Wars: Episode II
Attack of the Clones
review by Carrie Gorringe, 17 May 2002
in Attack of the Clones, Obi-Wan Kenobi (McGregor) turns to
Annakin Skywalker (Christensen) after a particularly harrowing and
magnificently choreographed chase through an unnamed city and tells
him that someday "you'll be the death of me."
Cruel irony and ironic self-reflexiveness aside, the
circumstances and the statement set the tone for the film itself.
It's ten years later and Annakin Skywalker (Christiansen), is
smarting under the tutelage of Obi-wan Kenobi (McGregor), whom he
believes is deliberately holding him back out of jealousy.
Annakin and Obi-wan have been assigned to protect the
Princess Padme Amadala (Portman).
Her life has been placed in danger by extremist elements on
the outer fringes of the Republic.
The reckless Annakin, fuelled by resentment, defies several
orders, just as his attraction to the Princess seems to be taking
shape. Meanwhile there
are questions concerning mysterious Count (Lee) and some clones that were ordered long
ago under questionable auspices.
Who's running what, where and why is clouded in an ambiguity
which threatens to destroy an already besieged Republic.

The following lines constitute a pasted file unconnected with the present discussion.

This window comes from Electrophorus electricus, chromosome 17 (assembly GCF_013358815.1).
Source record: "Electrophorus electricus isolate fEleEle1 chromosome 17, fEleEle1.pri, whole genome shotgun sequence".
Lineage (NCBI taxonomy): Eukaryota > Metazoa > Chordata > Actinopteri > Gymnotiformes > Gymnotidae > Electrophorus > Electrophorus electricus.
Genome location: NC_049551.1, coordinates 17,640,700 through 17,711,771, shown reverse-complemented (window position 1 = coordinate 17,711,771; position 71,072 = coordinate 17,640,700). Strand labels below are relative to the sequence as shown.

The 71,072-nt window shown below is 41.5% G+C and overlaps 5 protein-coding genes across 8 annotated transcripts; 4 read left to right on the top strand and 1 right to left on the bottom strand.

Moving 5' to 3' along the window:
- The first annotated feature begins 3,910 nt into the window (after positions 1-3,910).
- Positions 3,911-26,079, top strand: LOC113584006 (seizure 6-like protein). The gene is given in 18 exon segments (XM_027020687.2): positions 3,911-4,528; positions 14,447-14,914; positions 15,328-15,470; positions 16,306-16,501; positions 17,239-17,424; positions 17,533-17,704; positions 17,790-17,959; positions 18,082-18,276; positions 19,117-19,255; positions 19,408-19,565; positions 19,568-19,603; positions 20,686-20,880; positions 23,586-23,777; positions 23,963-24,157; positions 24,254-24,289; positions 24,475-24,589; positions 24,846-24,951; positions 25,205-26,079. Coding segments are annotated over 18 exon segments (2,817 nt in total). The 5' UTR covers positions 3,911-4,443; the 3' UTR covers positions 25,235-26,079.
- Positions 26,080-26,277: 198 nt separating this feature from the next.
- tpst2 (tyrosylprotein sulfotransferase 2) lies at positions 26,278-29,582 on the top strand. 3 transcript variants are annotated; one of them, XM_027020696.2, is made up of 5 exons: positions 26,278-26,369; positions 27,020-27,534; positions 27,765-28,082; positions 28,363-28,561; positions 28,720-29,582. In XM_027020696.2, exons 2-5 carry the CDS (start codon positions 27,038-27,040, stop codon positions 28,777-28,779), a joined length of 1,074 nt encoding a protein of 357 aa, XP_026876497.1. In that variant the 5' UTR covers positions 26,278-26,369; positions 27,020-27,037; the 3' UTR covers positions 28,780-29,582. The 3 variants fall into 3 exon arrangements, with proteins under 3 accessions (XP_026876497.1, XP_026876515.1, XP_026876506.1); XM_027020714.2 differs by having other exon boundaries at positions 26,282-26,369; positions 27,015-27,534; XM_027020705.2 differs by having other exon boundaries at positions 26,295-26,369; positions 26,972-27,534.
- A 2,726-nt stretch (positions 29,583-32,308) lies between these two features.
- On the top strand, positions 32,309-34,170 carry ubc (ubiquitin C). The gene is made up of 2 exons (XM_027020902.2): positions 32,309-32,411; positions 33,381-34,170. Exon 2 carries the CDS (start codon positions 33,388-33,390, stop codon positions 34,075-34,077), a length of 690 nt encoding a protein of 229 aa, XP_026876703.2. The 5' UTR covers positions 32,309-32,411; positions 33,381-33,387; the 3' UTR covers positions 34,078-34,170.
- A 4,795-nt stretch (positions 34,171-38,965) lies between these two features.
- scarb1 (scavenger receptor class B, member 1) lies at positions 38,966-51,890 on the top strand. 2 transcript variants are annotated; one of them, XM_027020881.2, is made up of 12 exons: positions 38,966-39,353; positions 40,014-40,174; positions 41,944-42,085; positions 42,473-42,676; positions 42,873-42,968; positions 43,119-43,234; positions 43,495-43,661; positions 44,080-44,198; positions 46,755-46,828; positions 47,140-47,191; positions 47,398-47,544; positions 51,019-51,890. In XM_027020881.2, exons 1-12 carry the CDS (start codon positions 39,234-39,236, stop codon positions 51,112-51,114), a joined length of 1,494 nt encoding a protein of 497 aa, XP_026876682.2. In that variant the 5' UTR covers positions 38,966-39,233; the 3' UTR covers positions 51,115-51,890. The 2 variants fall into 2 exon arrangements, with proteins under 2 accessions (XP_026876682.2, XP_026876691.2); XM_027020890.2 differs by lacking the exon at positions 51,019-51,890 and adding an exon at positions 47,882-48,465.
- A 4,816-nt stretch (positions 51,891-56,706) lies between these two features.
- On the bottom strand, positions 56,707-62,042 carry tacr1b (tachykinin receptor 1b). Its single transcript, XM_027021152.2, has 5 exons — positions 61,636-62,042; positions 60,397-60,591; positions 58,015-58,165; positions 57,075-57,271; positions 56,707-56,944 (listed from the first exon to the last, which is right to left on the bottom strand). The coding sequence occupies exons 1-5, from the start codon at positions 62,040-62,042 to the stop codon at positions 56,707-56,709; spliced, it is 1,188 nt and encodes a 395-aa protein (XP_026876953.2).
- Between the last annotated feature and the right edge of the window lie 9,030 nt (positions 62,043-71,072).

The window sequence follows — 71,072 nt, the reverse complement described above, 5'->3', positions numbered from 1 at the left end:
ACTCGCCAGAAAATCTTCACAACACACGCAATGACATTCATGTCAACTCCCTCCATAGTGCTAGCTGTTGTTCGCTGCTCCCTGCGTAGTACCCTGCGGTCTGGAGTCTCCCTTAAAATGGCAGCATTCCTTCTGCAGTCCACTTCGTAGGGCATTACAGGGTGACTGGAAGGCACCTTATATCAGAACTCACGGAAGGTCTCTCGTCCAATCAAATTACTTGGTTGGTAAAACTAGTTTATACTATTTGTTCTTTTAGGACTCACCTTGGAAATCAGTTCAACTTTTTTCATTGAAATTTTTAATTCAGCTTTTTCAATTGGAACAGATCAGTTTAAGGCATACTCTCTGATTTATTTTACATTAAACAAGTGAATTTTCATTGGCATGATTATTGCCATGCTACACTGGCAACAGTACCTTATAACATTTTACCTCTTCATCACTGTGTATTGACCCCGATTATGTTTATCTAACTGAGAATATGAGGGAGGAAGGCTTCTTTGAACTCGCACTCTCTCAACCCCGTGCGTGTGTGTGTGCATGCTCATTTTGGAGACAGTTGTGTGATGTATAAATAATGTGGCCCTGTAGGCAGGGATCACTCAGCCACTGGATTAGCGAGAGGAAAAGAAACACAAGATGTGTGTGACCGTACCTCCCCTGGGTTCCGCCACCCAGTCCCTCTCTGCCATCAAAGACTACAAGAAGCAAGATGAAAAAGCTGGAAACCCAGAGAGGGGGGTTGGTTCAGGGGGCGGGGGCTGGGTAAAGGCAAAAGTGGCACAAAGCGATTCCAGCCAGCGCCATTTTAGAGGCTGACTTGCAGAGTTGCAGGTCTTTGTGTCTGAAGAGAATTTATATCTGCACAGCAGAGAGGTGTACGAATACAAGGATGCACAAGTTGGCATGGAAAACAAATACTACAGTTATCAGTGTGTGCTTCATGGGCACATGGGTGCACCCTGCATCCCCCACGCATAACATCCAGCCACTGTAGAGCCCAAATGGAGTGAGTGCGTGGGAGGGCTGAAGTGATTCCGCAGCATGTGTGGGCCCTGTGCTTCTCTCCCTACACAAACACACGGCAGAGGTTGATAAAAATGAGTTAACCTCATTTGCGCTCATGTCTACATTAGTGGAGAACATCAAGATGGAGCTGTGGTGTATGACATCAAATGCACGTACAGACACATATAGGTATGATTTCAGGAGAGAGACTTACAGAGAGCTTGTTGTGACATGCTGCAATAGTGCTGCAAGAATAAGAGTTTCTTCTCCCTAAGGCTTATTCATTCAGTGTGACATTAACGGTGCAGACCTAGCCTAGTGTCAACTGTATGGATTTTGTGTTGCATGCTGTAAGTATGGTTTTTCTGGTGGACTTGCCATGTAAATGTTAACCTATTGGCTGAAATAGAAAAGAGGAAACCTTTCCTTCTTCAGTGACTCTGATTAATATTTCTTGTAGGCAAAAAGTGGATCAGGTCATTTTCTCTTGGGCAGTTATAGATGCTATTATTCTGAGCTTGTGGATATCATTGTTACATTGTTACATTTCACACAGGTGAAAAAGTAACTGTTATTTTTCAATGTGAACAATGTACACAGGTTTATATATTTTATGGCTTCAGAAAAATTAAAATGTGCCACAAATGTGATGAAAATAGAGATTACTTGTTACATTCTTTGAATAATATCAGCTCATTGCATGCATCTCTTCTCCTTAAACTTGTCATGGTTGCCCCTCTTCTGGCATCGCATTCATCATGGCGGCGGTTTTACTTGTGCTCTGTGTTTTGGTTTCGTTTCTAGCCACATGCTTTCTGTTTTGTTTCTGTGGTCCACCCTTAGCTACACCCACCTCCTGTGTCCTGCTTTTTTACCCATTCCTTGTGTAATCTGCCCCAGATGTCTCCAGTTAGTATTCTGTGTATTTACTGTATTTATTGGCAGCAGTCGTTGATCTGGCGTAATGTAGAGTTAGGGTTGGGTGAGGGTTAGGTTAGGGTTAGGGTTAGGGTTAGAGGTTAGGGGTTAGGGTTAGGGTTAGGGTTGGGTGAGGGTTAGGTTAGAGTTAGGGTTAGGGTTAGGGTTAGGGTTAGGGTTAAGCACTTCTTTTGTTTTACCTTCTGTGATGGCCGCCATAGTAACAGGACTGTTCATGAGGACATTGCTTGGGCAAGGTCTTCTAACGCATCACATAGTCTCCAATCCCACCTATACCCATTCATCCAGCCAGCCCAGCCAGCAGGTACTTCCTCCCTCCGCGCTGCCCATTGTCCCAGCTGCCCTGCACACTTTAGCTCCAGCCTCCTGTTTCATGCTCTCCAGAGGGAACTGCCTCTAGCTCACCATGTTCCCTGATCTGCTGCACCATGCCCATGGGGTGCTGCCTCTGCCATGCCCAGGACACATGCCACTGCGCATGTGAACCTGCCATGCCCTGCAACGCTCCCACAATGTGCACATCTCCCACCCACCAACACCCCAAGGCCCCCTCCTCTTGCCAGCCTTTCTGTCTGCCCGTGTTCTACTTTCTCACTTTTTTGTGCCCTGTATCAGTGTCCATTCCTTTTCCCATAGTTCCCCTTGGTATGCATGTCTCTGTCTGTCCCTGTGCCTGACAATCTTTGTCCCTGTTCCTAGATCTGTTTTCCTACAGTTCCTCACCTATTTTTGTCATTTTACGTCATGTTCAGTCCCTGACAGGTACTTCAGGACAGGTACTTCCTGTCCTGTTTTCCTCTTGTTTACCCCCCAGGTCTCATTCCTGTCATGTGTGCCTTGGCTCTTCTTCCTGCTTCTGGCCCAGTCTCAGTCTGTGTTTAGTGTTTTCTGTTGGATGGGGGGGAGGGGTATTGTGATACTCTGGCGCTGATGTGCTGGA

up, Clones contains brilliantly-conceived images coupled with
-- and it's no exaggeration --some of the most ill-conceived and
outright asinine dialogue dreamed up within the last fifty years of
cinema. Throw in a love
story that's saccharine enough to make a Harlequin Romance seem like
classic literature and two young actors who are both singularly and
collectively incapable of making this amatory drivel convincing, and
you have exposed the very weakness of the film:
it has a fragile, if nimbly constructed, frame which is being
forced to carry more weight than possible.
might have thought that co-writer/director Lucas might have sensed
these problems earlier and addressed them in this second chapter, or
maybe there was no real incentive to improve the structure of a
cash-cow franchise like the Star Wars films (Phantom
Menace, after all, has grossed over $924 million, and the
original -- now Chapter Four -- over $774 million).
It's especially shocking that co-writer Hales (responsible
for the storyline for The Scorpion King and several scripts
of the "Young Indiana Jones" TV series) didn't improve
some of the grade-z dialogue. Regardless
of any point in particular, there's no excuse for what's on the
doesn't help matters much when the two protagonists -- those most
crucial to the film's structure and credibility -- can't convey any
emotional range whatsoever. The
audience is supposed to believe that Padme and Annakin are willing
to violate their sense of duty in order to fall in love.
The problem lies in the inability of Portman and Christensen
to convincingly portray that love.
When Annakin tells Padme that he has dreamed about her every
night since he met her, her face and voice reflects an unconvincing,
almost lacquered response, even when she acknowledges that love,